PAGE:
• NASA is celebrating Hubble’s 30th birthday with a breathtaking image of a distant pair of nebulas.
  • The image, which has been nicknamed “the Cosmic Reef” captures two nebulas in the star-forming region of space called the Large Magellanic Cloud, which is located around 163,000 light-years from Earth.
  • NASA and the European Space Agency hope to keep Hubble up and running for some time yet, perhaps even another decade or longer.
  • Visit BGR’s homepage for more stories.

The Hubble Space Telescope is NASA’s workhorse. It was launched way back in 1990 and despite a few hiccups along the way, it’s still going strong in the year 2020. NASA is incredibly proud of all the work it has done and has been working up to the spacecraft’s birthday with some fun retrospectives throughout the month.

Now, on the telescope’s official birthday, April 24th, NASA is showcasing one of its latest images, and it’s definitely a candidate for the most impressive photo Hubble has ever captured. The picture features two nebulas, NGC 2014 and NGC 2020, hanging out in the Large Magellanic Cloud some 163,000 light-years away.

The two nebulas — NGC 2014 is the large red one and NGC 2020 is the smaller blue orb — form what astronomers have nicknamed the “Cosmic Reef” because its colorful, surreal appearance resembles what you might find beneath the waves of the ocean.

Images like this of a distant, volatile region of space where new stars are born out of masses of gas and dust are incredible examples of just how important Hubble is not only to science but to science fans around the world.

“Hubble has given us stunning insights about the universe, from nearby planets to the farthest galaxies we have seen so far,” NASA’s Thomas Zurbuchen said in a statement. “It was revolutionary to launch such a large telescope 30 years ago, and this astronomy powerhouse is still delivering revolutionary science today. Its spectacular images have captured the imagination for decades, and will continue to inspire humanity for years to come.”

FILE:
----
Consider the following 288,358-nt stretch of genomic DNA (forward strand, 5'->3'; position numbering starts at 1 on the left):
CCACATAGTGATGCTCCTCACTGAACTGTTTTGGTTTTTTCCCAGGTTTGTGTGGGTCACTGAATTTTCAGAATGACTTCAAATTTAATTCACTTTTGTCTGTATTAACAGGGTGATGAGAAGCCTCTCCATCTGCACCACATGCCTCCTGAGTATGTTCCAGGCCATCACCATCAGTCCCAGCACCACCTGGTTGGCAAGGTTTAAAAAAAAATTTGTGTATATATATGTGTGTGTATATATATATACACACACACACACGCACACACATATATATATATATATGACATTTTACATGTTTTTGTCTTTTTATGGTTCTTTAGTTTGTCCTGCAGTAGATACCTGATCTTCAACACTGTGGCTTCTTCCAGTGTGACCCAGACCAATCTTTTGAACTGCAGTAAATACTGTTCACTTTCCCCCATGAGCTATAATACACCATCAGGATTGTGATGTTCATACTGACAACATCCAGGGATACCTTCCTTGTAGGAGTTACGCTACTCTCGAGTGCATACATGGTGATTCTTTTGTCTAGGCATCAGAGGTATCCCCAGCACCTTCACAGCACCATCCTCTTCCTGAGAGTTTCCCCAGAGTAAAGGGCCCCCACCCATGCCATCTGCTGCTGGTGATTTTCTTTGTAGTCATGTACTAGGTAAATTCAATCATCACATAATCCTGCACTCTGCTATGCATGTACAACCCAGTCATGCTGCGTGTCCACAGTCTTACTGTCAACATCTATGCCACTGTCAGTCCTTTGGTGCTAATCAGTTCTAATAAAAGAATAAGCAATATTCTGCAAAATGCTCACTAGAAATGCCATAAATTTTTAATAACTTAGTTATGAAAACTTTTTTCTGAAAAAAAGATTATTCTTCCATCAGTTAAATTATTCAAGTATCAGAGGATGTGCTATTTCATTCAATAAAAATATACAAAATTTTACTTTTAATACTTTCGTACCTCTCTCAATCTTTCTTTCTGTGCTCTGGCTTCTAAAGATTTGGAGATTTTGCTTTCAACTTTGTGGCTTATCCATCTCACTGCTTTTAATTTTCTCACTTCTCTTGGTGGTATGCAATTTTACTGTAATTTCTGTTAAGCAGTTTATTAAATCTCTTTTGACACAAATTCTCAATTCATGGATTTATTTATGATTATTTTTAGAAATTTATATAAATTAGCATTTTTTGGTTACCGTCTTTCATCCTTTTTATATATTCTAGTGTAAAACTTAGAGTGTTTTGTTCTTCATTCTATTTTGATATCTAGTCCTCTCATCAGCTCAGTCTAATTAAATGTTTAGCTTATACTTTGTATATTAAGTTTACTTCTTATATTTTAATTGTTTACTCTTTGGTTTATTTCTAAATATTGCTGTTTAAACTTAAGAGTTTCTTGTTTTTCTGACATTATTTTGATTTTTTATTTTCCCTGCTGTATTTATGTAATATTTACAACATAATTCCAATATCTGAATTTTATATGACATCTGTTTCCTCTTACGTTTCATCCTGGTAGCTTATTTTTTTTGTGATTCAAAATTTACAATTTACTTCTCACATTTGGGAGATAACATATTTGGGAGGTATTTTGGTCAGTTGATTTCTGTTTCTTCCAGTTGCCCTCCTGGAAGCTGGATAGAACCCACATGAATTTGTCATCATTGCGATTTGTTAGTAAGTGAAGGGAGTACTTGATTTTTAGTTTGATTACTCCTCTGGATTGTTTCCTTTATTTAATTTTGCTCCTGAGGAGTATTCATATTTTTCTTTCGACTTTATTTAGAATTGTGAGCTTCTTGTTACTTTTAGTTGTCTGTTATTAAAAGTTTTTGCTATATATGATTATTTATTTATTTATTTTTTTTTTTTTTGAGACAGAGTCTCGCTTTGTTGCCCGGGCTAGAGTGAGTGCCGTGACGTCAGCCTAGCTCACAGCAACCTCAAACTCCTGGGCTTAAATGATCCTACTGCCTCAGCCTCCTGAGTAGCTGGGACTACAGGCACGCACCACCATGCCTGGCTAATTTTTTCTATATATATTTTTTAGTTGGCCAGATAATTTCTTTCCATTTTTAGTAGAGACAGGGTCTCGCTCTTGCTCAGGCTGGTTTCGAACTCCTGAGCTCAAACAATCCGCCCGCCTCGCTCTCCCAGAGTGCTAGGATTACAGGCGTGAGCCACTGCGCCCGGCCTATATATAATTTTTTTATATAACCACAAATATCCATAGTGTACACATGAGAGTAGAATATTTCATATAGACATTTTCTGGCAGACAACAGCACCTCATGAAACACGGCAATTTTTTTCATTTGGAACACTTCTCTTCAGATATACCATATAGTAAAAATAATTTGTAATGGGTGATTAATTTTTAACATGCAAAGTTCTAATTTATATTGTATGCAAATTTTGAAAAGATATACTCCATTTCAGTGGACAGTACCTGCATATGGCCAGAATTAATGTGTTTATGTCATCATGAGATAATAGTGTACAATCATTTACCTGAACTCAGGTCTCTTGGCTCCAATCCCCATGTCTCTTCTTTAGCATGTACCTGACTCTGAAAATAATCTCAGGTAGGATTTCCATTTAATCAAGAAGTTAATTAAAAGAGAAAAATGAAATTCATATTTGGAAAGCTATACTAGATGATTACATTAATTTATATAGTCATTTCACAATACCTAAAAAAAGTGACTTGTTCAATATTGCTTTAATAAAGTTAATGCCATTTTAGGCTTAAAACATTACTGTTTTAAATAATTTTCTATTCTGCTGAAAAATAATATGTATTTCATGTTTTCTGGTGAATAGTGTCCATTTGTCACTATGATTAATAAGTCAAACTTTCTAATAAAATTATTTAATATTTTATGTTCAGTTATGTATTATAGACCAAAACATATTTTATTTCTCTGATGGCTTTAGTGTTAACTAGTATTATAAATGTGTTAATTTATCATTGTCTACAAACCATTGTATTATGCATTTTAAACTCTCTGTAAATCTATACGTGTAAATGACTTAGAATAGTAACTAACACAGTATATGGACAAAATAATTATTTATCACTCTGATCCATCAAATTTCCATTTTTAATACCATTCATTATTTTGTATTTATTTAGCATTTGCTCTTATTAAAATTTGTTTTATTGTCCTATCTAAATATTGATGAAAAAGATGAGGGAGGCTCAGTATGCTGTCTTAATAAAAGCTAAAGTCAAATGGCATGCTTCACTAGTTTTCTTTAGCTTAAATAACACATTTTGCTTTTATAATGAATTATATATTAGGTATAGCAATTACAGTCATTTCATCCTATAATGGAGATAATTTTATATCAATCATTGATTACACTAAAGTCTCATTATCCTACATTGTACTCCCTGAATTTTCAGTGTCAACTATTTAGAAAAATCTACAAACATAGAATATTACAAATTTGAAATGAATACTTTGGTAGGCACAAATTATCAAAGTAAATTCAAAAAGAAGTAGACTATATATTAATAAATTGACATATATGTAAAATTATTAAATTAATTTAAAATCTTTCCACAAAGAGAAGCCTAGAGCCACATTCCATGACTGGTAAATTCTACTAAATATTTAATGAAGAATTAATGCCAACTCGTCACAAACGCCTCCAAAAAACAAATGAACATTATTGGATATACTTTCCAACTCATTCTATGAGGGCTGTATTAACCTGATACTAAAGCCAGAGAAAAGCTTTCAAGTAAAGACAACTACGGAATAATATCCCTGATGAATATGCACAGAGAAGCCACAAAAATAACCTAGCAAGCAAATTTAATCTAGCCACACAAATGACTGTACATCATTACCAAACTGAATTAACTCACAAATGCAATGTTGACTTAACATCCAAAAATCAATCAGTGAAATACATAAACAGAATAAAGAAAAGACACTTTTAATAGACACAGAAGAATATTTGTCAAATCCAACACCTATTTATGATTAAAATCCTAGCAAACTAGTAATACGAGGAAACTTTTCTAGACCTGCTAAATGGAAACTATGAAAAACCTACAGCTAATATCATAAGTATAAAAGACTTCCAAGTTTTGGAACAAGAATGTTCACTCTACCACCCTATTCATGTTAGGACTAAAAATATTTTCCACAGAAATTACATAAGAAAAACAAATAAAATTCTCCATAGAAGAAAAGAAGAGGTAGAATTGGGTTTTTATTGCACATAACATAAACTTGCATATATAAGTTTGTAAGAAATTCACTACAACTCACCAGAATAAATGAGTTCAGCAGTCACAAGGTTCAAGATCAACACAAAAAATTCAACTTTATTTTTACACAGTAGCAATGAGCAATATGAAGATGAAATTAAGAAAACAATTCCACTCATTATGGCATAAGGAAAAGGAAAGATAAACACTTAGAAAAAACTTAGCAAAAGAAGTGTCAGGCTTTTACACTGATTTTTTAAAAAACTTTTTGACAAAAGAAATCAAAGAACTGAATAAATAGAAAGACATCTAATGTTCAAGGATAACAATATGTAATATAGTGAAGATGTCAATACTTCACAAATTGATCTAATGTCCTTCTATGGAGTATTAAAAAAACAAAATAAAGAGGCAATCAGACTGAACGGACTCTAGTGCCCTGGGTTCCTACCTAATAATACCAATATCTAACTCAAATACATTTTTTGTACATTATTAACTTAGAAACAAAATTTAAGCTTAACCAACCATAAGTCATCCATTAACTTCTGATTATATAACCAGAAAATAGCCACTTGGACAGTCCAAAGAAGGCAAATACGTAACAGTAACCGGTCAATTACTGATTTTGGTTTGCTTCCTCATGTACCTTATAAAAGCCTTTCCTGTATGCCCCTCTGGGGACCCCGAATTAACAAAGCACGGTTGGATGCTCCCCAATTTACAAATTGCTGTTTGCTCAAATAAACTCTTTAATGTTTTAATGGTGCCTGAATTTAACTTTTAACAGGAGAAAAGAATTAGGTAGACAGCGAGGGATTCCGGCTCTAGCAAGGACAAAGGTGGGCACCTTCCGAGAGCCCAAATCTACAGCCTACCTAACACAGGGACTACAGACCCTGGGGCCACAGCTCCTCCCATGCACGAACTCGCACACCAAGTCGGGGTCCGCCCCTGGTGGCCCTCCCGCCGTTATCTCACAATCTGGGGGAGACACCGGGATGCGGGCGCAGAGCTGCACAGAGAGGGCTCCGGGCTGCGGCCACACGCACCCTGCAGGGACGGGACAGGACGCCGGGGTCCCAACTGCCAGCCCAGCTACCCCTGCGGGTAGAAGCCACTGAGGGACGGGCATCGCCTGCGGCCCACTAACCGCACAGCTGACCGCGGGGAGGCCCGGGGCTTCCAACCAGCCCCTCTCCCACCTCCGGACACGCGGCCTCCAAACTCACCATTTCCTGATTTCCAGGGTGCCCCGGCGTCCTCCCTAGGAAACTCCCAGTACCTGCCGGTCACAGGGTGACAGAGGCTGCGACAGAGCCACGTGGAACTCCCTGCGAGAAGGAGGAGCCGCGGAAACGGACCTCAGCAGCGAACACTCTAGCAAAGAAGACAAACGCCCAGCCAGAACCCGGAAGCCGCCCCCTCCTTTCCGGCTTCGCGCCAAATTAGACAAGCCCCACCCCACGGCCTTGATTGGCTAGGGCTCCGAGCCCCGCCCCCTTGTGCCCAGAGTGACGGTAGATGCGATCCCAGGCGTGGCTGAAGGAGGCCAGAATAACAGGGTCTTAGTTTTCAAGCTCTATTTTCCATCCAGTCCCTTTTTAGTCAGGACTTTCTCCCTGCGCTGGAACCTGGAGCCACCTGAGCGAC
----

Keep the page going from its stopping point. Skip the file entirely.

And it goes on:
As NASA explains in a new blog post celebrating the photo and the telescope’s 30th birthday, Hubble has made over 1.4 million observations during its lengthy tenure in space. With that wealth of data about the cosmos, researchers have produced over 17,000 peer-reviewed papers on all manner of cosmic interest. Even if the telescope were to be shut down today, the amount of data it has already sent back to Earth will continue to yield new discoveries for decades.

But Hubble isn’t done. The aging telescope may old by today’s technological standards, but it’s still capable of amazing things, and NASA and the European Space Agency see no reason to shut it down just yet. Estimates suggest that the telescope could remain operational for up to another decade, and with it still producing images like the Cosmic Reef, we’re in no rush to see its mission end.

Mike Wehner has reported on technology and video games for the past decade, covering breaking news and trends in VR, wearables, smartphones, and future tech. Most recently, Mike served as Tech Editor at The Daily Dot, and has been featured in USA Today, Time.com, and countless other web and print outlets. His love of reporting is second only to his gaming addiction.